By Bob Ascah, Trevor Harrison, and Richard Mueller
This article was published by Parkland Institute on Oct. 11, 2019.
The recent column by Ben Eisen and Steve Lafleur contributes to an evolving debate on Alberta’s public finances. Unfortunately, discussions about public finances are about as popular as going to the dentist. The upcoming Oct. 24 budget will likely be as appetizing to most Albertans as that visit to the dentist.
But all Albertans have an interest in public finance as taxpayers, students, seniors, business owners, nurses or drilling-rig operators. We know “it” is coming — the budget. Premier Kenney has stated “just watch me” as he signals a harsh, austere budget. But will the bark be bigger than the bite? Rumours abound of 15-25-per-cent cuts. Dark days are forecast
As commentators who have suggested the provincial government must also examine its revenue structure, the opinion piece by Eisen and Lafleur was somewhat surprising. They state there is “a reasonable argument for the HST in Alberta.” Coming from the Fraser Institute, this admission is striking. However, the writers tied acceptability of the tax to making the HST “revenue-neutral” and not directed to deficit reduction.
The latter idea about revenue-neutrality is a common political tactic designed to make a new tax, or increases on existing taxes, acceptable. This concept was employed — apparently successfully — by B.C.’s Gordon Campbell government in 2008 when it introduced the country’s first retail carbon tax. The logic was to change consumer behaviour (higher gas prices) while lowering personal income taxes but not increasing total tax revenue. In Alberta, the Notley government defined “revenue-neutrality” differently. This meant more revenue coming into government coffers with some of the money redistributed to low-income people with the rest earmarked for renewable energy projects.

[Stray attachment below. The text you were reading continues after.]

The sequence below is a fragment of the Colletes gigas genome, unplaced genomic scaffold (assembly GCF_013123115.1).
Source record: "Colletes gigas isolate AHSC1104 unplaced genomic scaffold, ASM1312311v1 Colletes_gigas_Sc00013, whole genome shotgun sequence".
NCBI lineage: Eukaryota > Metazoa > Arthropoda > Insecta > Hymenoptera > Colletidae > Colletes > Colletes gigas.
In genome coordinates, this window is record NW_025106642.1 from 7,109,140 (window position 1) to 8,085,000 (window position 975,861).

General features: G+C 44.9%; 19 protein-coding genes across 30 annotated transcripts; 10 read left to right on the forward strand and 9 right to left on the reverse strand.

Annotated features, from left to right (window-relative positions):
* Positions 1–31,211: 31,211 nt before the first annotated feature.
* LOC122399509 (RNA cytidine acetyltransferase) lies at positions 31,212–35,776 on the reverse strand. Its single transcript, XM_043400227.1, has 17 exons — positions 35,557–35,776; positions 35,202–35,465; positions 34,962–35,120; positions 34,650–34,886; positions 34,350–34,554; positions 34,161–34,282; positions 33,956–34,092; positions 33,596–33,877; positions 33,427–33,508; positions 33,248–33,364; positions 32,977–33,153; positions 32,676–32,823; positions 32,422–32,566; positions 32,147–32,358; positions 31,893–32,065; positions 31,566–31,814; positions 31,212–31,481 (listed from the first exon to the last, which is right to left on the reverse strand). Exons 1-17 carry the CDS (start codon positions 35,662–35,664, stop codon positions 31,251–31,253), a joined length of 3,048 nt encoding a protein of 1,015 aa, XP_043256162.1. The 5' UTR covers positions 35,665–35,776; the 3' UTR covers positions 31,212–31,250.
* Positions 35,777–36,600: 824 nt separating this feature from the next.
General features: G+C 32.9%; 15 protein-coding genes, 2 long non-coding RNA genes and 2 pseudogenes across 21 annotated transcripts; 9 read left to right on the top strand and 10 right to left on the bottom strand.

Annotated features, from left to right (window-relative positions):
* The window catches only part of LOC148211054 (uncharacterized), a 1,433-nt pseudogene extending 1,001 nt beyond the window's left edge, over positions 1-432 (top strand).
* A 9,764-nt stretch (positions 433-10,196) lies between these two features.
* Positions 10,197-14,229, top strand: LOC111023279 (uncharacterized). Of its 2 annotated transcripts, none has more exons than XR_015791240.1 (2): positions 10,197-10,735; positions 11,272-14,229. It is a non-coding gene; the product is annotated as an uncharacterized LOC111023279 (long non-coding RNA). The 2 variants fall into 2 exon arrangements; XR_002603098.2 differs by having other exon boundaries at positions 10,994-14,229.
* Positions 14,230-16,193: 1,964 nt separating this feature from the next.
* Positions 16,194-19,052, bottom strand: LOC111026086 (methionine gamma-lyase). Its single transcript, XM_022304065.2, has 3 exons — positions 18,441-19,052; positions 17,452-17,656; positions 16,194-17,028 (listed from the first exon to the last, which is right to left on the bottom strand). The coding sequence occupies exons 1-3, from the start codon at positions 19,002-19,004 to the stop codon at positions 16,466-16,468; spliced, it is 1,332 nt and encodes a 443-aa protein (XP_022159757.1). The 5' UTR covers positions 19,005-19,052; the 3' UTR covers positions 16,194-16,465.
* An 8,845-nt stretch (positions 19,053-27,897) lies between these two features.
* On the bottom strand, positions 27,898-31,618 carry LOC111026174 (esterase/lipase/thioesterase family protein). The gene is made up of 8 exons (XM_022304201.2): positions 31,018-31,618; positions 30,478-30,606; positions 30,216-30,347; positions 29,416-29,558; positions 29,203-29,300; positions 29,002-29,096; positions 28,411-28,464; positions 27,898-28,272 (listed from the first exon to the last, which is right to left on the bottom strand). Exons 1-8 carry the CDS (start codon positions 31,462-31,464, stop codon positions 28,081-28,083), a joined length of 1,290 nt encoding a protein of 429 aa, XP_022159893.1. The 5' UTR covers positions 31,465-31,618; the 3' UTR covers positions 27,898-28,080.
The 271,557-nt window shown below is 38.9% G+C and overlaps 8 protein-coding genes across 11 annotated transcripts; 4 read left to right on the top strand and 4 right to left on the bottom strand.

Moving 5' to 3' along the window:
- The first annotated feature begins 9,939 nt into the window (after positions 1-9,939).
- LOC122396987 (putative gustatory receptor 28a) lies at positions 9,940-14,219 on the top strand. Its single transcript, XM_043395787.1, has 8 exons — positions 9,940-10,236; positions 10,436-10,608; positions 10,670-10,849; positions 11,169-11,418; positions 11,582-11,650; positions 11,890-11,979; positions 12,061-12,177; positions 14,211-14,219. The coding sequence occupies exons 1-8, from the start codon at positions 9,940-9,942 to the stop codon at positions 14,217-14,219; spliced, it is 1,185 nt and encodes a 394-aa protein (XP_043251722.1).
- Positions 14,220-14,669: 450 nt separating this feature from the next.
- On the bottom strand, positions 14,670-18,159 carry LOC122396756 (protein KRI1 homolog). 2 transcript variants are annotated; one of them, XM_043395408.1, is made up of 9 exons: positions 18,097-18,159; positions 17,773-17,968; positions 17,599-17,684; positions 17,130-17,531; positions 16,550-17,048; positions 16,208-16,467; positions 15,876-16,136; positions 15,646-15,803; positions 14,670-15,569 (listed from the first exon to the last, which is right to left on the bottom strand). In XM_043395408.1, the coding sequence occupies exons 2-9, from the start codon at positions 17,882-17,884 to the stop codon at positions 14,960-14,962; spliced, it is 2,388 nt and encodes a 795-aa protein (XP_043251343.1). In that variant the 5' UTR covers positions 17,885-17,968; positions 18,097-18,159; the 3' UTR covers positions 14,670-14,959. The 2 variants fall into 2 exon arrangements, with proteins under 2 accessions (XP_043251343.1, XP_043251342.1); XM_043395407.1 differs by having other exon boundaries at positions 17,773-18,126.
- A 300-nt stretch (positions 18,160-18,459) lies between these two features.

In our recent Parkland report, we argued that Alberta needs to improve its tax effort. We recommended the introduction of the harmonized sales tax (HST) at a level lower than neighbouring provinces, thereby not eliminating entirely Alberta’s vaunted tax advantage.
We also suggest that the extra revenues should provide some tax relief for those at the lowest incomes. This could be accomplished by raising the personal exemption, potentially eliminating tens of thousands from the tax rolls. This, in turn, would reduce financial pressures for those living on low incomes.
As an important side benefit, because those living on low incomes have a much higher propensity to spend their incomes on basic necessities such as food, accommodation, and transportation. Alberta’s retailers would also see a boost. Further, our paper suggests that to offset the cost of the GST for low-income households the federal GST tax credit be instituted when an HST is introduced.
We do not anticipate a sudden conversion by Premier Kenney or Minister Toews to a broader consideration of Alberta’s fiscal circumstances. As we laid out in the report, Albertans have been lulled into believing they were paying the full cost of their public services. Unbeknownst to most Albertans, it was the sale of non-renewable resources that was paying 10 to 40 per cent of the cost of public services since the 1980s.